Posted on 6 March 2014
The one-year study - which will draw parallels to other world cups, including the 2014 World Cup in Brazil - aims to add to the debates around the hosting of major sporting events and their wider impacts on business, the economy and society.
Dr Alex Gillett and Dr Kevin Tennent, from the University’s York Management School, have been awarded a João Havelange Scholarship by the sports’ governing body FIFA and the Centre International d’Etude du Sport in Switzerland to support the study.
Business historian Dr Tennent said: “Our main aim is to investigate the impact of the 1966 tournament on local and national economic development. In many ways, Harold Wilson’s modernisation of the British economy serves as a parallel to the FIFA 2014 World Cup in Brazil, where there are hopes that hosting the finals will contribute to Brazil’s emergence as a global economic power.”
Dr Gillett, a lecturer in Marketing, said: “Much has been reported about the events of the 1966 World Cup on the field, but little has been written about its organisation and economic or social impact. However, £500,000 – equivalent to around £21m in today’s terms – of central government funding was given to improve seven host venues, suggesting that public policy benefits were expected to emerge from the hosting of the tournament.
“While this is a very modest amount by modern standards, the Labour Government of Harold Wilson clearly saw the World Cup as an opportunity to put a modernising Britain in the world’s shop window, while boosting national morale. As well as financing ground improvements, Foreign Office files in The National Archives suggest that the occasion was seen as an important political and diplomatic event.”
Today the organisation of the FIFA World Cup is becoming a more complex and costly process, involving political intervention far beyond football. The researchers say the requirements for hosting the tournament have, over time, become more and more elaborate.
They point out that the 2002 tournament in Japan and South Korea raised the bar with the two countries building or extensively refurbishing 20 new stadia. In 2006, Germany invested public funding in infrastructure to support the tournament, including a new central railway station in Berlin.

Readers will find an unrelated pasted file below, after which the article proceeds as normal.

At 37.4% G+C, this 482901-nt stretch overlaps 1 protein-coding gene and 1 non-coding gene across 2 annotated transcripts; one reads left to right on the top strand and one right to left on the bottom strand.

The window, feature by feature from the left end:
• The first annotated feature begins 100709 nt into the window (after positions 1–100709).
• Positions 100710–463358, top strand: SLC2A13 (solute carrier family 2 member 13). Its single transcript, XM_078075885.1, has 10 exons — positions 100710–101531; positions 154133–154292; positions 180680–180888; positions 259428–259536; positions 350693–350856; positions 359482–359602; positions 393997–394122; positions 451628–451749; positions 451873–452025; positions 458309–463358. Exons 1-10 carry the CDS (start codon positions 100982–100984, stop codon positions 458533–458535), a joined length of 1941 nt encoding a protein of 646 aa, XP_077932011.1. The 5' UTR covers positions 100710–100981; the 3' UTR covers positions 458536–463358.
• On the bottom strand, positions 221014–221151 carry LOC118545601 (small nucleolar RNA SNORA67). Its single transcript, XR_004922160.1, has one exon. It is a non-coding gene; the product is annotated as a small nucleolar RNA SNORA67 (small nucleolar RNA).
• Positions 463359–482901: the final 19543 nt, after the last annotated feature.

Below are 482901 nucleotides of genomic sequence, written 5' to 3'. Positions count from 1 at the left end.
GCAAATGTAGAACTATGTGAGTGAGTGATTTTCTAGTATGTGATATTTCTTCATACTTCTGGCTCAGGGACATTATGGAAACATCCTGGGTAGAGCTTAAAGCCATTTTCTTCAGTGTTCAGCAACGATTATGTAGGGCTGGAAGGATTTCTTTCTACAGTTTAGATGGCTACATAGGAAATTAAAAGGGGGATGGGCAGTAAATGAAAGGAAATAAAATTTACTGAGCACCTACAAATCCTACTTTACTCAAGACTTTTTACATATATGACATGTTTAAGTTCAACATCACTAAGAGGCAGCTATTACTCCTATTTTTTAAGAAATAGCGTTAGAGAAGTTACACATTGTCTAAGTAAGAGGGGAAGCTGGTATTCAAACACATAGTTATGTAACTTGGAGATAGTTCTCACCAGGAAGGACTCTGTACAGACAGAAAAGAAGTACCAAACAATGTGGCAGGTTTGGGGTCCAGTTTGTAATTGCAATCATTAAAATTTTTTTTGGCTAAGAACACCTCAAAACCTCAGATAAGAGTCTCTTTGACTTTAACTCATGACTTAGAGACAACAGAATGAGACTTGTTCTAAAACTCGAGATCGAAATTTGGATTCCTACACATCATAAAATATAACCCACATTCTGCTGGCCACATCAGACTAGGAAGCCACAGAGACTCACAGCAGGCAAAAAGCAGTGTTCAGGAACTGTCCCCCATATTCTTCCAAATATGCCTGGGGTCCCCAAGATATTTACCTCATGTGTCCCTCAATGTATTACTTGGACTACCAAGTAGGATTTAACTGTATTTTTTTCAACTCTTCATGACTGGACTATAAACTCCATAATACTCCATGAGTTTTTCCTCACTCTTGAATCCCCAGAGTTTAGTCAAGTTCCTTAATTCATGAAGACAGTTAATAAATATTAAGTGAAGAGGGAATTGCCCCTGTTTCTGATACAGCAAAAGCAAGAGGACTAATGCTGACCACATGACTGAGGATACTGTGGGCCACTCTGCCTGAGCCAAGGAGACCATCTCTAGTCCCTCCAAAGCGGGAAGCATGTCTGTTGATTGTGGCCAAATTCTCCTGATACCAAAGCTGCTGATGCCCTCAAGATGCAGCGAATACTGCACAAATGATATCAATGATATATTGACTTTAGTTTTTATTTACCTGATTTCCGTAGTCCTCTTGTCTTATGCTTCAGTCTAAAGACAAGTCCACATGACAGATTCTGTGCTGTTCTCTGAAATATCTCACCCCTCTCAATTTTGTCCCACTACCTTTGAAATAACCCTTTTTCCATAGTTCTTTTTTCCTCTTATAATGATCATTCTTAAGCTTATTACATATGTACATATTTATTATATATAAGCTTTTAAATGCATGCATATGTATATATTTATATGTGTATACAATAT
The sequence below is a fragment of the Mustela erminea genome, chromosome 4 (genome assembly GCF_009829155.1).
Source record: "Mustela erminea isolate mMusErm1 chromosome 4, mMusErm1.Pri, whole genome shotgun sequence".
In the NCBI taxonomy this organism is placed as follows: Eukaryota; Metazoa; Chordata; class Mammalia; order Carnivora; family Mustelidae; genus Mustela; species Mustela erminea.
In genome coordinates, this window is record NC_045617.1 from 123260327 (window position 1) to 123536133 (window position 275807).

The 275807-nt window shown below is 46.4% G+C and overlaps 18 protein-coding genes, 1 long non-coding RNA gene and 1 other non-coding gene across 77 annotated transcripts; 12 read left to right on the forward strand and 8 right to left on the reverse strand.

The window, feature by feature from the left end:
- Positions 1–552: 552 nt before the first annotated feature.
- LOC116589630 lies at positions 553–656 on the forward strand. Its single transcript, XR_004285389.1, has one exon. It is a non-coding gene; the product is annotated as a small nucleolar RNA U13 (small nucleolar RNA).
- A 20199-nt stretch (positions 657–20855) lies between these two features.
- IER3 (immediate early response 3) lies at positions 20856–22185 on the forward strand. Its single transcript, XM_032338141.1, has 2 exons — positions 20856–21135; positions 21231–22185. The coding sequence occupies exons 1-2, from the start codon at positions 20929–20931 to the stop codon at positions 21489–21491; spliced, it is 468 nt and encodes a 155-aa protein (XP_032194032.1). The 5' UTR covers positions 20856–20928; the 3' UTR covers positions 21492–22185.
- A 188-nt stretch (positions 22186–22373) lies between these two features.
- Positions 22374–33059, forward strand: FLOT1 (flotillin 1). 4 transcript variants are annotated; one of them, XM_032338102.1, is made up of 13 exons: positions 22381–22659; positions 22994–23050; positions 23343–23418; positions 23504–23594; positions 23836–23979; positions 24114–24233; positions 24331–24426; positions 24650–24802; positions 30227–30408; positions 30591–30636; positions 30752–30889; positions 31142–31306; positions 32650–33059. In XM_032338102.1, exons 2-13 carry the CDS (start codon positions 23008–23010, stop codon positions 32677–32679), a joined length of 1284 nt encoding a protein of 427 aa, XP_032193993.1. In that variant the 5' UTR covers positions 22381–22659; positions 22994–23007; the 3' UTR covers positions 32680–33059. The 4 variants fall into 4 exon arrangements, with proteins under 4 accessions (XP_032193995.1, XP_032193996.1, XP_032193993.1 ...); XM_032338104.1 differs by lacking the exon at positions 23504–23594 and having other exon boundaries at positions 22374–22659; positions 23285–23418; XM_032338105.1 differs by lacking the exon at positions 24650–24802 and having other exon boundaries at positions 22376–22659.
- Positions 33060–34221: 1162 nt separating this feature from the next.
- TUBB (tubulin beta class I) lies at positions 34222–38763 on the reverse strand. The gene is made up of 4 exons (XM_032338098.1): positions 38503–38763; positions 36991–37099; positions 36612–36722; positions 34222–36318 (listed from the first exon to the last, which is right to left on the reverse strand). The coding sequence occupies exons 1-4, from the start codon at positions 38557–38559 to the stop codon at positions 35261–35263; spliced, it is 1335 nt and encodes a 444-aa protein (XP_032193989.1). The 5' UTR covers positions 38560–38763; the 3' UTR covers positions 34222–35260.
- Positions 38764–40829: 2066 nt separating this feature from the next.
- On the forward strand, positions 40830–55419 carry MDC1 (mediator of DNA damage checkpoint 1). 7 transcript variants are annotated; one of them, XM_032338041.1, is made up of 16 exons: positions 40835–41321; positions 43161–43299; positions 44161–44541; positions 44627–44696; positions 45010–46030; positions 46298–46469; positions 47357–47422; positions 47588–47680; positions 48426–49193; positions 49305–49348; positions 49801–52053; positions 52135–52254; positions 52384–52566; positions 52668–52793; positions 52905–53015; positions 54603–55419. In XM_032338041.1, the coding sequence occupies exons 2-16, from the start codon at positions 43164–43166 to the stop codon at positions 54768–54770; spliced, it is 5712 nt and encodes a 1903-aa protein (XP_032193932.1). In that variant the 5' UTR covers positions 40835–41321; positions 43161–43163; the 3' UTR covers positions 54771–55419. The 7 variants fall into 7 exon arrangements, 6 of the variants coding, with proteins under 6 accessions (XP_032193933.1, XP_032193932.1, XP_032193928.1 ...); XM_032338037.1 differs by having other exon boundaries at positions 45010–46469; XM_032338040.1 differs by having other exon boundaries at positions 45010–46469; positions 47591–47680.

And the tournament’s move towards emerging economies saw both investment in stadia and public infrastructure in the 2010 World Cup in South Africa, with $2.7bn of public money invested in stadia and road and rail projects.
Dr Tennent said: “Considerable predictions were made about the economic impact of the tournament in South Africa which largely remained unrealised. Although a far more established football nation than South Africa, Brazil has tried to make a similar economic case for hosting the World Cup and is already projected to spend $3.3bn on stadium construction and $13bn on infrastructure.
“This trend of public investment is likely to continue in future World Cups. Through our study, we aim to provide a constructive and critical review of the 1966 World Cup’s economic and social impact, and to encourage more discussion about the legacy of this and other world cups.”
The development of football as an industry in England will be a key secondary theme of the study, as the joy of winning the 1966 tournament was soon overtaken by the perceived decline of the English game throughout the 1970s and 1980s.
Dr Gillett said: “The irony is that while football ‘came home’ in 1966, it then suffered a dramatic decline. With the age of television, there was a fall in numbers at the turnstile, which eventually led to bigger clubs and a more commercial, rather than community-based, game. Our aim is to look critically at what the 1966 World Cup achieved - and failed to achieve - and to investigate what lessons the past has to offer.”